Three-quarters of Americans are falling far short when it comes to exercise, and the South and Midwest bear the dubious distinction of having the most couch potatoes, a new government report shows.
Only about one in four adults (23 percent) meets minimum federal guidelines for physical activity, according to researchers from the U.S. National Center for Health Statistics.
Dr. William Roberts, past president of the American College of Sports Medicine, said the only surprise is that the percentage of Americans meeting the exercise target “is as high as it is.”
But he suggested that it’s never too late for those who aren’t active.
“Regular exercise reduces the prevalence of heart disease, [high blood pressure], diabetes, obesity, depression and many other medical conditions,” he said. “It is dose-dependent, and basically free.”
In the study, investigators Debra Blackwell and Tainya Clarke surveyed exercise habits among more than 155,000 American men and women, aged 18 to 64, between 2010 and 2015.
The goal was to see whether Americans were meeting the most recent recommendations issued by the U.S. Department of Health and Human Services (HHS) back in 2008. Activities performed during work or while commuting were not included.
The 2008 guidelines advocate muscle training at least twice weekly, alongside either 150 minutes per week of moderate-intensity aerobic exercise or 75 minutes of high-intensity aerobics (or a mix of both).
The 23 percent figure shifted little throughout the five-year study, the investigators found. And the good news is that while three-quarters of Americans didn’t meet the thresholds, the 23 percent who did exceeded the federal goal of getting 20 percent adherence by 2020.
The bad news, however, is that the report also found huge geographical disparities, with activity levels in some states dipping far below or far above the national average.
“Fourteen states and the District of Columbia had significantly higher percentages of adults meeting the guidelines than the national average, while 13 states had percentages that were significantly below the national average,” Blackwell said.
Among men, Washington, D.C., topped the rankings, with just over 40 percent of residents meeting the guidelines. But in South Dakota, less than 18 percent of male residents made the exercise grade.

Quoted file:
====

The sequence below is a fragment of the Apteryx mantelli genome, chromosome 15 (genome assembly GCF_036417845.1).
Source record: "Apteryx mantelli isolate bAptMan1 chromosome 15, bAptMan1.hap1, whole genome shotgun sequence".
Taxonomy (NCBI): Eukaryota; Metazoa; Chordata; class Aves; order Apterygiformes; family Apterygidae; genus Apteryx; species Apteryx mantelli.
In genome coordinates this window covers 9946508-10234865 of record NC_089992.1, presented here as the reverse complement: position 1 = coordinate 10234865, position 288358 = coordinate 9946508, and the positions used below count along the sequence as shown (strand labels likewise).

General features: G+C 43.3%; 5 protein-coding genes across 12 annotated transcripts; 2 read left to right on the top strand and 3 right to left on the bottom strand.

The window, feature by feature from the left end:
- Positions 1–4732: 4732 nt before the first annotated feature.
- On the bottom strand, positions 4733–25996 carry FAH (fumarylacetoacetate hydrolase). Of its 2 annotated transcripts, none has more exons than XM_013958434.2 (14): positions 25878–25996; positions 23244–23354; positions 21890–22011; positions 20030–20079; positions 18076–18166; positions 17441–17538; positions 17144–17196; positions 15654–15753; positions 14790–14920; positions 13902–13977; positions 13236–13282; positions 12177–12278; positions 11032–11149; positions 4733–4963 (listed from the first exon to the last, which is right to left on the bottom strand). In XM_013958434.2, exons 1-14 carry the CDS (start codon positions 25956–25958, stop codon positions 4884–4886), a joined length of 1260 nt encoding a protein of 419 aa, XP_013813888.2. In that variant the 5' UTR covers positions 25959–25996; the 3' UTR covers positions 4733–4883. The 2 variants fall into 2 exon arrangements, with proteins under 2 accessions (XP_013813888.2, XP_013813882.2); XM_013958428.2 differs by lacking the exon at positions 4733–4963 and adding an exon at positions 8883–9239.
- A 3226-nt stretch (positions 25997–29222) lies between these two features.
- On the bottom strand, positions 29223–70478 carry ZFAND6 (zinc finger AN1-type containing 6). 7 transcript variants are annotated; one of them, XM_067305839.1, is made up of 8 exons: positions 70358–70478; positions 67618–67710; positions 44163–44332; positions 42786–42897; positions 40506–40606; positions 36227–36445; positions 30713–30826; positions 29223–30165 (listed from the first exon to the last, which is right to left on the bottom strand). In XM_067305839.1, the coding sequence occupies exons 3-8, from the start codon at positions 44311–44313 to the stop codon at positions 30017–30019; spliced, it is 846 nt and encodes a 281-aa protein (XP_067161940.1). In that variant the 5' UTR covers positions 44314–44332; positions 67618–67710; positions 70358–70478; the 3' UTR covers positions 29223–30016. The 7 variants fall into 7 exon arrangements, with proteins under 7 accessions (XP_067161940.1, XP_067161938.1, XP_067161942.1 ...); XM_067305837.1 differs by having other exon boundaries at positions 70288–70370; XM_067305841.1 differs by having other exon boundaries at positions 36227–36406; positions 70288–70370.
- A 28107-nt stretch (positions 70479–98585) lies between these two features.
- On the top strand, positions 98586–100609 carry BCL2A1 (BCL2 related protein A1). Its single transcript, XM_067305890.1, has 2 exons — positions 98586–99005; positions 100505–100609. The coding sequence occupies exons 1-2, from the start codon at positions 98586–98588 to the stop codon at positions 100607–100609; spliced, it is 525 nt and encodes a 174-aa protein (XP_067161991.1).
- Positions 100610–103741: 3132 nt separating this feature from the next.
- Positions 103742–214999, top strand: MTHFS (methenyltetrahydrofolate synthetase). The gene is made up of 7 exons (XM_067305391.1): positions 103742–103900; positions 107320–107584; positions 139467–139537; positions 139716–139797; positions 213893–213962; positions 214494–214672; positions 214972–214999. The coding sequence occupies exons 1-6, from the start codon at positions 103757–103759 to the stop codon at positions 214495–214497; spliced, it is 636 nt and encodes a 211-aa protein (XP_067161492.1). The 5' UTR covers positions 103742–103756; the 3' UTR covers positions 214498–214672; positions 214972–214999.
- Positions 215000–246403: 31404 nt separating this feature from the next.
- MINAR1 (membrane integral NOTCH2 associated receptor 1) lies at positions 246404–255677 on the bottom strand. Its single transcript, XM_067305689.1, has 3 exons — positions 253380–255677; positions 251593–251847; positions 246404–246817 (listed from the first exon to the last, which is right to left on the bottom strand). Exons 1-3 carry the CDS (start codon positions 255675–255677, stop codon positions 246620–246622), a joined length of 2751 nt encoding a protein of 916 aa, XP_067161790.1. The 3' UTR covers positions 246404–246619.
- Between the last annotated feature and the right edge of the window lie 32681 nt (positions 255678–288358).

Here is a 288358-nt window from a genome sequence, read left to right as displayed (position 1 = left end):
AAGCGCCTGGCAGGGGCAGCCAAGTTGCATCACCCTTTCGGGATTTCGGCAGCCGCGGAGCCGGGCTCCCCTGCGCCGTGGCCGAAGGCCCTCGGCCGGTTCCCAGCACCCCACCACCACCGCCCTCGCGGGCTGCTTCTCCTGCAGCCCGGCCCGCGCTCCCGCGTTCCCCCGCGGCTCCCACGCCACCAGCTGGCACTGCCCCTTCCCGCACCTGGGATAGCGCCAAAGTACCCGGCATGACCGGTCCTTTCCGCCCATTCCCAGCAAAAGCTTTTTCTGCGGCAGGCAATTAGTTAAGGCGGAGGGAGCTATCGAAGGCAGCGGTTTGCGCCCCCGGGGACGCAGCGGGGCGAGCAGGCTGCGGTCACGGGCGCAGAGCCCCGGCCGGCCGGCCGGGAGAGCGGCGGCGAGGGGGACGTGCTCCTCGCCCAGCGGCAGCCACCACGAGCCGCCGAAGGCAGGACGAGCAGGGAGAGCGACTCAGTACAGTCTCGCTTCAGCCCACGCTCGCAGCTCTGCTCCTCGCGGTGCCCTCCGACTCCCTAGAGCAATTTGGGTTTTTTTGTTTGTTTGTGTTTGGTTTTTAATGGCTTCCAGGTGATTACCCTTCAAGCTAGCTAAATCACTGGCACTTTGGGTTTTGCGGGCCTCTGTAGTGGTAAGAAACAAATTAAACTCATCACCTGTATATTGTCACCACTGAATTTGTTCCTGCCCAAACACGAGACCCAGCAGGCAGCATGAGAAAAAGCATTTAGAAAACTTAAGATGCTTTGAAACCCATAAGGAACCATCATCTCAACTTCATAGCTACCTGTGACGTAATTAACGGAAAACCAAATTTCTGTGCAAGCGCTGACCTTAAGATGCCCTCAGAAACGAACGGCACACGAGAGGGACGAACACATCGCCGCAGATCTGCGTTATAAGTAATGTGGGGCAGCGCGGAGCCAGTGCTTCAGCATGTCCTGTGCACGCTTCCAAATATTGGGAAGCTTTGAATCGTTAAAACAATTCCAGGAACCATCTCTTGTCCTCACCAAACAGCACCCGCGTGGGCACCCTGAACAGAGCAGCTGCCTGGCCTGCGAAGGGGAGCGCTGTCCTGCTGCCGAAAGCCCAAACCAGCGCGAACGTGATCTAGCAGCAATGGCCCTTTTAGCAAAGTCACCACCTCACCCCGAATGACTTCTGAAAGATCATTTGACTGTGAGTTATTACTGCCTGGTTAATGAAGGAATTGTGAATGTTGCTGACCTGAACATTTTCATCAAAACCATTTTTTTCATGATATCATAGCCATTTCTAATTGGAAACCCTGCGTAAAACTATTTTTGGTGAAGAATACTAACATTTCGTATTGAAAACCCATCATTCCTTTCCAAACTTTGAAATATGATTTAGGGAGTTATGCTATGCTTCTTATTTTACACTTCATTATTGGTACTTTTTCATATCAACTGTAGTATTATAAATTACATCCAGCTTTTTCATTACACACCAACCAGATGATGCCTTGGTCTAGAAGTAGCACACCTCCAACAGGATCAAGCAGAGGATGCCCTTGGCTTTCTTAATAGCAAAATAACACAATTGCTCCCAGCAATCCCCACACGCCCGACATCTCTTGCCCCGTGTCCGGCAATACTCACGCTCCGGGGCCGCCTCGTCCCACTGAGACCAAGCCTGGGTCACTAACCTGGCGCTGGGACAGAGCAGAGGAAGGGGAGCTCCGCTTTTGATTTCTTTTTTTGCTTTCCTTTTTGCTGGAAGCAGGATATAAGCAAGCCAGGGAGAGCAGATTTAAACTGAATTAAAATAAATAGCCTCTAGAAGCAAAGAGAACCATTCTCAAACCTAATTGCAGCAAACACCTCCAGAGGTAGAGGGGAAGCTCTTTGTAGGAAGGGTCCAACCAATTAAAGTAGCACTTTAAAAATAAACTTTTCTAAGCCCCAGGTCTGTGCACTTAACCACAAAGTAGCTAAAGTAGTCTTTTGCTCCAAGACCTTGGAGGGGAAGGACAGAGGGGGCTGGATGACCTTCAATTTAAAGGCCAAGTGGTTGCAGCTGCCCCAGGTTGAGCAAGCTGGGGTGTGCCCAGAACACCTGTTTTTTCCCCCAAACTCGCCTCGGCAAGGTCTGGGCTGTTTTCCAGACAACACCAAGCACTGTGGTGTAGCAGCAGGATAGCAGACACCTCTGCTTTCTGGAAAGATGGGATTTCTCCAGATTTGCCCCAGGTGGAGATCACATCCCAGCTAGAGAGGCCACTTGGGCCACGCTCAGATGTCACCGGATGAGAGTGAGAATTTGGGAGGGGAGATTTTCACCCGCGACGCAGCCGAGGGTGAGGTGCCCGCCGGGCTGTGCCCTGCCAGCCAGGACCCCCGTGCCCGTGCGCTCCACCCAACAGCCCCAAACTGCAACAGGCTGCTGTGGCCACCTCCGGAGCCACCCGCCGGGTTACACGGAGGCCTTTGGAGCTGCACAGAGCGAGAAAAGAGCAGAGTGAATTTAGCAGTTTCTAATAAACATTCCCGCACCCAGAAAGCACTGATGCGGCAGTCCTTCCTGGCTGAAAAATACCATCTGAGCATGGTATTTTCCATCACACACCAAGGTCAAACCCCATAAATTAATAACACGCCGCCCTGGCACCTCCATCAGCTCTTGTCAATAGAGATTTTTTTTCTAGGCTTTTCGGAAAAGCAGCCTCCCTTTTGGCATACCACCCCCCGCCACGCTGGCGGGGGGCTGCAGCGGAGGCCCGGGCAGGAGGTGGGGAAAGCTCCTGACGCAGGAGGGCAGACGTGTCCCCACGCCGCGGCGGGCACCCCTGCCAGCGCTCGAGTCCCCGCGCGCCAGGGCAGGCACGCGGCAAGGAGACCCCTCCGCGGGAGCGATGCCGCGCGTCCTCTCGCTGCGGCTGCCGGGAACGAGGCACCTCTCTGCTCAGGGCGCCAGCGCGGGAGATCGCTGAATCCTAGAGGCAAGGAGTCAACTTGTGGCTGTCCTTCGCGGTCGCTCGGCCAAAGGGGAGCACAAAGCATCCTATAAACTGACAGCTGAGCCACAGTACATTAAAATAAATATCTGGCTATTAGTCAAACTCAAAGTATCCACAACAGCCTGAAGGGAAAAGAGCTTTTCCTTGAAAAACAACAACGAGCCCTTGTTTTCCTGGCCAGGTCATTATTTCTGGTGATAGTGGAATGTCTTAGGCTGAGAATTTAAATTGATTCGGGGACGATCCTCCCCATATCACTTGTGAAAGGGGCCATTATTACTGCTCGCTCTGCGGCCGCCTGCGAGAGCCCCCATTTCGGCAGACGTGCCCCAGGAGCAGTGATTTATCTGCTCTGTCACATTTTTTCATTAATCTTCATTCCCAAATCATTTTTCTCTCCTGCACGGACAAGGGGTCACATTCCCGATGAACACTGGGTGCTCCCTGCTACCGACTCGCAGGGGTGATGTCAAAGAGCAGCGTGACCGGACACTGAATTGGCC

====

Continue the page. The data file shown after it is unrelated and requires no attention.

Colorado came out on top among women, said Blackwell, with nearly one-third meeting the guidelines. By contrast, Mississippi came in dead last, with only about one in 10 women achieving minimum standards.
As to what might explain regional differences, Blackwell said “there are likely many factors that play a role,” including social and cultural backgrounds, economic status and job status.
Blackwell and Clarke found that states that were home to more professional or managerial workers met higher exercise thresholds. Similarly, states that had fewer unemployed adults encumbered by fair-to-poor health or disabilities also registered higher exercise rates.
Gender also mattered, as less than 19 percent of all women met HHS exercise goals.
But sedentary people who get off the couch and start moving actually have “the most gain in health benefit for any group of people,” noted Roberts, a professor in the department of family medicine and community health at the University of Minnesota.
“Or put another way,” he said, “the same increase in activity benefits a sedentary person by a far greater amount than a similar increase in an already moderately active person, and even more so than a vigorously active person.”
So what’s an aspiring exerciser to do?
“‘Well’ people can start with a five-minute walk, and add a minute a day — more or less — to gradually increase activity over a period of weeks to months,” Roberts said. “Once at 30 to 60 minutes nearly every day of the week, picking up the pace is OK. Any physical activity from walking to running to dancing to biking is OK. The goal is to move.”
The findings were reported in the June 28 issue of the National Health Statistics Reports.
The U.S. Department of Health and Human Services has more about the exercise guidelines.
SOURCES: Debra Blackwell, Ph.D., statistician/demographer, U.S. National Center for Health Statistics, Hyattsville, Md.; William Roberts, M.D., professor, department of family medicine and community health, University of Minnesota, Minneapolis, and past president, American College of Sports Medicine; June 28, 2018, National Health Statistics Reports